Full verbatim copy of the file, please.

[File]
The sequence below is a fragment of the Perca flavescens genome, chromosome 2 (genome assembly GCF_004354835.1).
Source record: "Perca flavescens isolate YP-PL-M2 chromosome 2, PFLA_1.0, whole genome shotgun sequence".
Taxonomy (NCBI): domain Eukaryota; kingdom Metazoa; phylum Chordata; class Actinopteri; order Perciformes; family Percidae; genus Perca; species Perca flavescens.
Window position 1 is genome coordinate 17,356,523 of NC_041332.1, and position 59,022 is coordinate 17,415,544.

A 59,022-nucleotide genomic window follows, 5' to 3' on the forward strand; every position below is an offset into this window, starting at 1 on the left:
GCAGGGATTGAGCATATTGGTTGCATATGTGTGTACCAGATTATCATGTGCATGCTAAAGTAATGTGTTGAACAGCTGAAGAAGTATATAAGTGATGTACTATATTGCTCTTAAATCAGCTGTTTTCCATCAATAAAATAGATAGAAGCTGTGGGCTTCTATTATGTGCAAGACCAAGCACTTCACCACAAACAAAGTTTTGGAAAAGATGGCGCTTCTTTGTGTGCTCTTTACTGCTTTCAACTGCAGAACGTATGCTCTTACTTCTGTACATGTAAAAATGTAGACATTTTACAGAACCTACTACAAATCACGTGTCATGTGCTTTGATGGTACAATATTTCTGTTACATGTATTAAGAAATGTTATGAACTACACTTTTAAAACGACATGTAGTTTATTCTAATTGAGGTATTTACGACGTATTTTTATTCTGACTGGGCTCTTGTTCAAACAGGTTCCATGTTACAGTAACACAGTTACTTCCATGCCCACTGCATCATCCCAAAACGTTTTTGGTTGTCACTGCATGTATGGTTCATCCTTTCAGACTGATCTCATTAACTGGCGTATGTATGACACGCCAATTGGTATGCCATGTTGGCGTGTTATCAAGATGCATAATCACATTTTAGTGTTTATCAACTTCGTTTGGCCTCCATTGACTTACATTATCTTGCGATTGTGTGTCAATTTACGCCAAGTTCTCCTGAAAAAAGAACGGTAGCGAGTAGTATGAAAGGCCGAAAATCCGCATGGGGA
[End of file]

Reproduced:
The sequence below is a fragment of the Perca flavescens genome, chromosome 2 (genome assembly GCF_004354835.1).
Source record: "Perca flavescens isolate YP-PL-M2 chromosome 2, PFLA_1.0, whole genome shotgun sequence".
Taxonomy (NCBI): domain Eukaryota; kingdom Metazoa; phylum Chordata; class Actinopteri; order Perciformes; family Percidae; genus Perca; species Perca flavescens.
Window position 1 is genome coordinate 17,356,523 of NC_041332.1, and position 59,022 is coordinate 17,415,544.

A 59,022-nucleotide genomic window follows, 5' to 3' on the forward strand; every position below is an offset into this window, starting at 1 on the left:
GCAGGGATTGAGCATATTGGTTGCATATGTGTGTACCAGATTATCATGTGCATGCTAAAGTAATGTGTTGAACAGCTGAAGAAGTATATAAGTGATGTACTATATTGCTCTTAAATCAGCTGTTTTCCATCAATAAAATAGATAGAAGCTGTGGGCTTCTATTATGTGCAAGACCAAGCACTTCACCACAAACAAAGTTTTGGAAAAGATGGCGCTTCTTTGTGTGCTCTTTACTGCTTTCAACTGCAGAACGTATGCTCTTACTTCTGTACATGTAAAAATGTAGACATTTTACAGAACCTACTACAAATCACGTGTCATGTGCTTTGATGGTACAATATTTCTGTTACATGTATTAAGAAATGTTATGAACTACACTTTTAAAACGACATGTAGTTTATTCTAATTGAGGTATTTACGACGTATTTTTATTCTGACTGGGCTCTTGTTCAAACAGGTTCCATGTTACAGTAACACAGTTACTTCCATGCCCACTGCATCATCCCAAAACGTTTTTGGTTGTCACTGCATGTATGGTTCATCCTTTCAGACTGATCTCATTAACTGGCGTATGTATGACACGCCAATTGGTATGCCATGTTGGCGTGTTATCAAGATGCATAATCACATTTTAGTGTTTATCAACTTCGTTTGGCCTCCATTGACTTACATTATCTTGCGATTGTGTGTCAATTTACGCCAAGTTCTCCTGAAAAAAGAACGGTAGCGAGTAGTATGAAAGGCCGAAAATCCGCATGGGGA